14 Ways Tim Burton's Batman Is Better Than The Dark Knight

Believe it or not, there are things in Tim Burton's Batman that are better than Christopher Nolan's Dark Knight movies. Burton's comic book blockbuster thundered into theaters in 1989 and set the bar for what a superhero film could be. When Nolan rebooted the Caped Crusader in 2005's Batman Begins, Burton's Batman was replaced in the hearts and minds of fans and critics alike. This list is meant to remind comic book die-hards and moviegoers that the 1989 Batman holds up against the likes of The Dark Knight Rises.

For a lot of people, Nolan's take on the character was more grounded, realistic and borrowed from famous story lines from the comic (something Burton admitted he avoided). It was the Batman that they had been waiting for. However, there is a unique charm to Batman and Batman Returns that is often overshadowed by Batman Begins and its sequels.

That is why fans could use a reminder of what made Tim Burton's Batman so great in the first place. From Prince to the Batmobile, enjoy this list of reasons Tim Burton's Batman is better than Christopher Nolan's Dark Knight films.

  • One Word: Prince

    Not only did The Purple One give the world "Batdance," but he also wrote an entire album based on the film. Not only that, but Batman fans would be happy to know that in the liner notes of the album, Prince attributes each song to a character from the film. Not only did Nolan's films lack synergistic soundtrack albums, but the pure power of Prince here, in top form, cannot be matched.
  • Gotham Is Actually Gothic

    There is little debate that Christopher Nolan's take on Caped Crusader was intended to be a more realistic and grounded take than previous outings. When it comes to the setting, however, there is something lost in translation. Burton's Gotham is a character all on its own and practically drips with the influences of German Expressionism.

    Production designer Anton Furst said, "It’s like Hell had burst through the pavement and kept on growing." No wonder he won an Academy Award for his work creating the city. 
  • The Man Behind the Mask

    Arguably (and people do like to argue about this), there hasn't been a Bruce Wayne as compelling and as the one Michael Keaton played over the course of two films. Even though others may have looked the part, none have matched the complexity of the character and the deranged determination in those eyes like Keaton did. Christian Bale's performance definitely depicts elements of the character that had never been realized before onscreen, but come on, was he ever having fun with the role at all?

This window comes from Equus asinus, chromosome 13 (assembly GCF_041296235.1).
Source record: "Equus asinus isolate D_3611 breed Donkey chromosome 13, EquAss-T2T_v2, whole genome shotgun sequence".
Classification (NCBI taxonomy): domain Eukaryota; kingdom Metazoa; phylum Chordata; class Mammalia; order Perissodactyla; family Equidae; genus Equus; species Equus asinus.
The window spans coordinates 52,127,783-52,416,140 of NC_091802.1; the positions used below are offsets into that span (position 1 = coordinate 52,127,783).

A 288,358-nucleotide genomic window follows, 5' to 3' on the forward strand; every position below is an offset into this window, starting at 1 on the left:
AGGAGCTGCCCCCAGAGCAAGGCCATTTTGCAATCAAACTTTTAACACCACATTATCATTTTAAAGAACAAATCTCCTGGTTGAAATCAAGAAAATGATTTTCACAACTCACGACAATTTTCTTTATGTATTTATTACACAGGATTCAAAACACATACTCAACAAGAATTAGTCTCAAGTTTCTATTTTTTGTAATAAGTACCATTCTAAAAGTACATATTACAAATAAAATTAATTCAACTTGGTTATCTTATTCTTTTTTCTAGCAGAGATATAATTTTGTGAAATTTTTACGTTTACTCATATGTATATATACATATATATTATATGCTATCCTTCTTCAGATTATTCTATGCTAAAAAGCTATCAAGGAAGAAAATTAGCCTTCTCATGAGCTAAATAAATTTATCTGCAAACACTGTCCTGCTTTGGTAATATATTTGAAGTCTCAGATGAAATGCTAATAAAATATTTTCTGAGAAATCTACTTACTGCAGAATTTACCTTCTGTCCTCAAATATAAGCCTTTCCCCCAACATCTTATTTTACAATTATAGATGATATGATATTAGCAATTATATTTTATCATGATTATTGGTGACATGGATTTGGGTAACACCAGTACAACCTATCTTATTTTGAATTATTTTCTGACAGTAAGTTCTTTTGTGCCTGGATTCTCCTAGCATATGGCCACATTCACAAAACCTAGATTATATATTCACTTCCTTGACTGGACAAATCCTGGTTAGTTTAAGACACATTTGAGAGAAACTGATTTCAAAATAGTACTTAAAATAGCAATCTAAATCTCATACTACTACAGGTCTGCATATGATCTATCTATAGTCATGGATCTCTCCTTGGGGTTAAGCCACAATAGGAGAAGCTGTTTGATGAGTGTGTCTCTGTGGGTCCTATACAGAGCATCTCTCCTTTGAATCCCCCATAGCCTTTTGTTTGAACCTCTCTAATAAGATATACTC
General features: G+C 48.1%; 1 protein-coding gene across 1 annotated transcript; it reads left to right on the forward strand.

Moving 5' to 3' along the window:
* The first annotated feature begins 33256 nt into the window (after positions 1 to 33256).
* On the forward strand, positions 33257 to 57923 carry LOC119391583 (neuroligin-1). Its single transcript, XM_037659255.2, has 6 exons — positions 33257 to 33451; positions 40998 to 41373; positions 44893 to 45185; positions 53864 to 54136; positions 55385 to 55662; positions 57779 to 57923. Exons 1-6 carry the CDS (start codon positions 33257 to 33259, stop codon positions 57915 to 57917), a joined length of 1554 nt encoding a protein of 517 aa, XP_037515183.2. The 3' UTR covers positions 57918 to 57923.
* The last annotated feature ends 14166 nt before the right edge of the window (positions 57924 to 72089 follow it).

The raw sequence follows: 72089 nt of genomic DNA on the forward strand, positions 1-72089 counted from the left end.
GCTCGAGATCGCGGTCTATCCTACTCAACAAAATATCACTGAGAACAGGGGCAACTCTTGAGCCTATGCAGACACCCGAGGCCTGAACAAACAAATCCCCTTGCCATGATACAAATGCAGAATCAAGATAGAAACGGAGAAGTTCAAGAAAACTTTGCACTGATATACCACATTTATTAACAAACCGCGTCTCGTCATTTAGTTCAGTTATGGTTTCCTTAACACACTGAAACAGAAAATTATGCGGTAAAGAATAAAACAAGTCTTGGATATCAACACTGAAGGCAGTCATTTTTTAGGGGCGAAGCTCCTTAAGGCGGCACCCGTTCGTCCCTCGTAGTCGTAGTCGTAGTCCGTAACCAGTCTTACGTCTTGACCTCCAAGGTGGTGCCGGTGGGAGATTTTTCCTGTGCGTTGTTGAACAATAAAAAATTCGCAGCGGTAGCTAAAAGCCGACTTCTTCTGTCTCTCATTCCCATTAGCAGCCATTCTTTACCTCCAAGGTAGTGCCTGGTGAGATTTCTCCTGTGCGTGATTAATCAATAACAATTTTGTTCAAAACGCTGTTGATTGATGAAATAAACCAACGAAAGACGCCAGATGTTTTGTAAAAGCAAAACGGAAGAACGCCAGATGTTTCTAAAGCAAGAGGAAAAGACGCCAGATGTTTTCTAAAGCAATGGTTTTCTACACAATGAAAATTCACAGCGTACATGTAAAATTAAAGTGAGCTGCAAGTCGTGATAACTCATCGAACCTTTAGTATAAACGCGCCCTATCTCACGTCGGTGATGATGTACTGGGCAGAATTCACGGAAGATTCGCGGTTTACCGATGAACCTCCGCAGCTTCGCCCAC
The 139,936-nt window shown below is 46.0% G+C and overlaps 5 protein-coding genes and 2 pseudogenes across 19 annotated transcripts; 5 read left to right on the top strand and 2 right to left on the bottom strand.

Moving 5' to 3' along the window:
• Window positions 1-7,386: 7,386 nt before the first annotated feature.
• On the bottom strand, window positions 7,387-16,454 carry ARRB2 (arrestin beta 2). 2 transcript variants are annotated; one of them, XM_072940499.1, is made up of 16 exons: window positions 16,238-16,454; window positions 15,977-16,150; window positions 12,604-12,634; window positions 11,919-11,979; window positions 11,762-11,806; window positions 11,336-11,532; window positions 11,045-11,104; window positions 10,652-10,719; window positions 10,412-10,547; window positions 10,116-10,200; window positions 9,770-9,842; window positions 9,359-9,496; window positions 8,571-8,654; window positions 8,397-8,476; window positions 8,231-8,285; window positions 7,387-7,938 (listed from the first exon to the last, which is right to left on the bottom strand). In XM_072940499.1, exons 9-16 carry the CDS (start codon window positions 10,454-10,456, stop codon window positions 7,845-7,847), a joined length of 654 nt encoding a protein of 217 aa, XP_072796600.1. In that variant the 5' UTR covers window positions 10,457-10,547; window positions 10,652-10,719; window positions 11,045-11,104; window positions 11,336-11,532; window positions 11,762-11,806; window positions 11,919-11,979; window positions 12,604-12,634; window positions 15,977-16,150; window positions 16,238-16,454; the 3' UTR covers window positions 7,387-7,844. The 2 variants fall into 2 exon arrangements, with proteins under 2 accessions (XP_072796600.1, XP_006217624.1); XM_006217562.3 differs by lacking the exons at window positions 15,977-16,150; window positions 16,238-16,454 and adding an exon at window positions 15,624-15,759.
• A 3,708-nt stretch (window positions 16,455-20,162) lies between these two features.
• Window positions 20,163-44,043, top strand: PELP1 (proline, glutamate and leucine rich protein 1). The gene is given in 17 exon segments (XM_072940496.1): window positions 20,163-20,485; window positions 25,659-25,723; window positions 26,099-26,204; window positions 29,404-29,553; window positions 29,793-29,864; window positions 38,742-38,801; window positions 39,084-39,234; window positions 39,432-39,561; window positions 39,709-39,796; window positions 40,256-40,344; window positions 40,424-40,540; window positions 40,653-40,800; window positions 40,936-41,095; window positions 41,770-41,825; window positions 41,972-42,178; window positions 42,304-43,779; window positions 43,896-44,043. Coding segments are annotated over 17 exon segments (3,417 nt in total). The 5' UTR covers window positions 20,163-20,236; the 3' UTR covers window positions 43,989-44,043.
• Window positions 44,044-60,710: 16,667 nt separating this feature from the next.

While Nolan's films build a complex psychological profile to explain why Bruce Wayne would ever dress up as a bat, Burton's somehow conveys it in one moment, when Wayne confronts the Joker, shouting, "You wanna get nuts?! Come on, let's get nuts!"
  • Michelle Pfeiffer's Catwoman Is Insane

    Nolan's take on the feline thief is a little bland. Does anyone remember anything in particular about Anne Hathaway's performance? For as over the top and disconnected from the comics as Michelle Pfeiffer's Catwoman is, she is completely arresting and it's impossible to pull your attention away from her when she's onscreen. Her performance is charismatic and boldly sexual, especially in a film that could just be a vessel for selling action figures.
  • Chicks Dig the Car

    Chicks Dig the Car
    Photo: 3DVF
    Perhaps one of the most memorable onscreen vehicles of all time: Anton Furst's Batmobile. Never before or since have audiences got a car that as sleek and impossibly cool as this version of the car. Other versions were either garish or too militarized to be this cool. The Tumbler would obviously be more fun to drive, but its design lacks a striking silhouette and battiness of this vehicle.
  • The Heady Days of Hype

    For better or worse, there was certainly a lot of hype surrounding Nolan's The Dark Knight. However, it didn't match the fever pitch going into Batman. Fans were shaving the Batman logo into their freakin' hair! Since these were pre-Internet days, there was more excitement undiluted by online tribalism and criticism. The 1989 film is also notable for being the first time that fandom of this level leaked into the mainstream and impacted pop culture to this degree.